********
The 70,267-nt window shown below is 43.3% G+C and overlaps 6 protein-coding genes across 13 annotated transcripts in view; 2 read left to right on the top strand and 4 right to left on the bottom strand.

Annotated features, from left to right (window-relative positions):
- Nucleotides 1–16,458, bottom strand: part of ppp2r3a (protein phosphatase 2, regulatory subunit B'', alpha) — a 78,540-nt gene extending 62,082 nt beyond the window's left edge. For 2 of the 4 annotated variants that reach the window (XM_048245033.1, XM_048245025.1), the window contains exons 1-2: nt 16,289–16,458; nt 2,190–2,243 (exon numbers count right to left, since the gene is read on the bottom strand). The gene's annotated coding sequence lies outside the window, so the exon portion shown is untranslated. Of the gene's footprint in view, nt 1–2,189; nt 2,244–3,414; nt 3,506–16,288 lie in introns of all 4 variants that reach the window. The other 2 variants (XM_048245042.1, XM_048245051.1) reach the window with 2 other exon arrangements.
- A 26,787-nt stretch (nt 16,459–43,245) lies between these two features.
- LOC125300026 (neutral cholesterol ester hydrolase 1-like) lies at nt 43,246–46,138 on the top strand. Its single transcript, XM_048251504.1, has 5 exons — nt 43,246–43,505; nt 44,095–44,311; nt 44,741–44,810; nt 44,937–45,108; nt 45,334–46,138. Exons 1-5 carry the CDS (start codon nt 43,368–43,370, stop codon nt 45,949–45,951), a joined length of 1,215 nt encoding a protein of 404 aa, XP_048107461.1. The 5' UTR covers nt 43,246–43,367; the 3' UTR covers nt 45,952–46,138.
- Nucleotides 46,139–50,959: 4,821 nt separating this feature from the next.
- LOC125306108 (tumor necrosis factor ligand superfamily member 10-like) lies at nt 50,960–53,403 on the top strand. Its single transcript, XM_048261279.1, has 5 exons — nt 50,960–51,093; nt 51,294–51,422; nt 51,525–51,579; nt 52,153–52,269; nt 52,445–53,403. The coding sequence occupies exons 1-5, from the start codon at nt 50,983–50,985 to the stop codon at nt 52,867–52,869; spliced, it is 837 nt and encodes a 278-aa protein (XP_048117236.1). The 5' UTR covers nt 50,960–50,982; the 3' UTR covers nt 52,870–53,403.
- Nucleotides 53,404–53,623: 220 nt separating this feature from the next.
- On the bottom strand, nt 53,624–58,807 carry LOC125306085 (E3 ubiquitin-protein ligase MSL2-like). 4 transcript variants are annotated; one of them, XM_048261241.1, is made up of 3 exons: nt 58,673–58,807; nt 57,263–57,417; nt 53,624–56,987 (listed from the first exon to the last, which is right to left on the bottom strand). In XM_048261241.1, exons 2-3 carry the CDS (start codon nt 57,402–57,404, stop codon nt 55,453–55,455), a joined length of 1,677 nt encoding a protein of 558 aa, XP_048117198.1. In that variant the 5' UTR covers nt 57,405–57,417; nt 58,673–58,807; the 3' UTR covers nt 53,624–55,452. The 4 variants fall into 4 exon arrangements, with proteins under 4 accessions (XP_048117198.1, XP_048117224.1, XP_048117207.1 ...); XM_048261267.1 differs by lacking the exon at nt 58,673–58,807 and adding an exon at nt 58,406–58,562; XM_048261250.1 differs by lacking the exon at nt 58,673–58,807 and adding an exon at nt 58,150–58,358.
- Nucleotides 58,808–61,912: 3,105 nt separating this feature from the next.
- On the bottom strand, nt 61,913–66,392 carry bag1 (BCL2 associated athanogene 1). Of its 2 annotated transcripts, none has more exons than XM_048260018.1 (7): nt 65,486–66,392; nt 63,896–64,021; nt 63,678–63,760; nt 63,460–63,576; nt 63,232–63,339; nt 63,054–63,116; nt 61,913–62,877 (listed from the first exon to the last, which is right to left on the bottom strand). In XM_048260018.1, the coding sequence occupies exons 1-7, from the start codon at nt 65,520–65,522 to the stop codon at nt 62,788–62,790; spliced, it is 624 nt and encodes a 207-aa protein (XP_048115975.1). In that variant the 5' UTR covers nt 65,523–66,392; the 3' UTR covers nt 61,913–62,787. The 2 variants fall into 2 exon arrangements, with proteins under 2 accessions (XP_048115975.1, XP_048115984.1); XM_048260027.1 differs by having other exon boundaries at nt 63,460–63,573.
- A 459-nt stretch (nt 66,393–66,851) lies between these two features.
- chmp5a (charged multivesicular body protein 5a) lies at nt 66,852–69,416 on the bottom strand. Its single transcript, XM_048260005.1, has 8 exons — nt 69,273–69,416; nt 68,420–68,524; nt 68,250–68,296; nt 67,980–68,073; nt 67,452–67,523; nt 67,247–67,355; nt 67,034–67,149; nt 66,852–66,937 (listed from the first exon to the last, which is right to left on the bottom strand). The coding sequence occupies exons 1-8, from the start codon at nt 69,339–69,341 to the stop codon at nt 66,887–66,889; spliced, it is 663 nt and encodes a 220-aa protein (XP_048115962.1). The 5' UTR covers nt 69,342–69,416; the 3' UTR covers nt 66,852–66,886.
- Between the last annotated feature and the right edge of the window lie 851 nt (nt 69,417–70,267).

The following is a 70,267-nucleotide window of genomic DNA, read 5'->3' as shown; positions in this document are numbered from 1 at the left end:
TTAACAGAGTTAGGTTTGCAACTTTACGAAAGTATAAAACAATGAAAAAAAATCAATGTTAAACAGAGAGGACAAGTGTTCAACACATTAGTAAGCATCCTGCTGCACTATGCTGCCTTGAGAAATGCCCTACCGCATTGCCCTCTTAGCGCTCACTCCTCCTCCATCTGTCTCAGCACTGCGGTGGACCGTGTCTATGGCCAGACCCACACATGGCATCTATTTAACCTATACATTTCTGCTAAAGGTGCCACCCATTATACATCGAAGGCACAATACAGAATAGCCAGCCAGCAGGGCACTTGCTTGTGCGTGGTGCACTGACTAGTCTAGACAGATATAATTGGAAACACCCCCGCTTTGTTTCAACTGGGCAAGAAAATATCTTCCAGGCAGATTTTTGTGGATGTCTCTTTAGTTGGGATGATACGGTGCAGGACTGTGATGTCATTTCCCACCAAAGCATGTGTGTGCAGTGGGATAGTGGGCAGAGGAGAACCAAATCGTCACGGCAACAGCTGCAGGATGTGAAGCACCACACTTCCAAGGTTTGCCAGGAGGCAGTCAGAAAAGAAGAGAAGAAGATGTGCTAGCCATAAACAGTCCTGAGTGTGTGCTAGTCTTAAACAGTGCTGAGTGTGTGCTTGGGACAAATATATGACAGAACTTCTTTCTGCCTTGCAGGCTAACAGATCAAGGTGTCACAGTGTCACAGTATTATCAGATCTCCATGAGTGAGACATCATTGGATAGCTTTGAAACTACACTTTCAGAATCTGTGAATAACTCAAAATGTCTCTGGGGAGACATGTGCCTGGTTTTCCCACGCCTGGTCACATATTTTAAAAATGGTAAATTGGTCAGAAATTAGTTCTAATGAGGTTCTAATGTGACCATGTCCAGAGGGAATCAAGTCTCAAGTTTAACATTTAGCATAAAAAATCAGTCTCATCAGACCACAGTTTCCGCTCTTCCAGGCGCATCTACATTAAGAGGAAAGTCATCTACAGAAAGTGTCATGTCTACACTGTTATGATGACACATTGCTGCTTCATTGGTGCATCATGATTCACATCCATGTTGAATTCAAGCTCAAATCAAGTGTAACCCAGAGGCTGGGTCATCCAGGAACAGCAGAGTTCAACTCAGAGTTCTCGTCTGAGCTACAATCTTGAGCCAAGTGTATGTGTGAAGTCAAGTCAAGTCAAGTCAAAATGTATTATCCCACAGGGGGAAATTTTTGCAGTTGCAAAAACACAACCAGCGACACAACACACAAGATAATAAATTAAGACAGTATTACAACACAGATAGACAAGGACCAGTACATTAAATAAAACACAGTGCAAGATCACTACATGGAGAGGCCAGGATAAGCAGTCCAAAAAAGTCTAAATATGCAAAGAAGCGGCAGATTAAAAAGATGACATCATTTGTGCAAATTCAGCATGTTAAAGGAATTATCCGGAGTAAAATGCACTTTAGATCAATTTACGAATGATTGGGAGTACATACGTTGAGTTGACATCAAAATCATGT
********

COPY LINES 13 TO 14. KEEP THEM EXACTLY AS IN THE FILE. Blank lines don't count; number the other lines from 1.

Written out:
- chmp5a (charged multivesicular body protein 5a) lies at nt 66,852–69,416 on the bottom strand. Its single transcript, XM_048260005.1, has 8 exons — nt 69,273–69,416; nt 68,420–68,524; nt 68,250–68,296; nt 67,980–68,073; nt 67,452–67,523; nt 67,247–67,355; nt 67,034–67,149; nt 66,852–66,937 (listed from the first exon to the last, which is right to left on the bottom strand). The coding sequence occupies exons 1-8, from the start codon at nt 69,339–69,341 to the stop codon at nt 66,887–66,889; spliced, it is 663 nt and encodes a 220-aa protein (XP_048115962.1). The 5' UTR covers nt 69,342–69,416; the 3' UTR covers nt 66,852–66,886.
- Between the last annotated feature and the right edge of the window lie 851 nt (nt 69,417–70,267).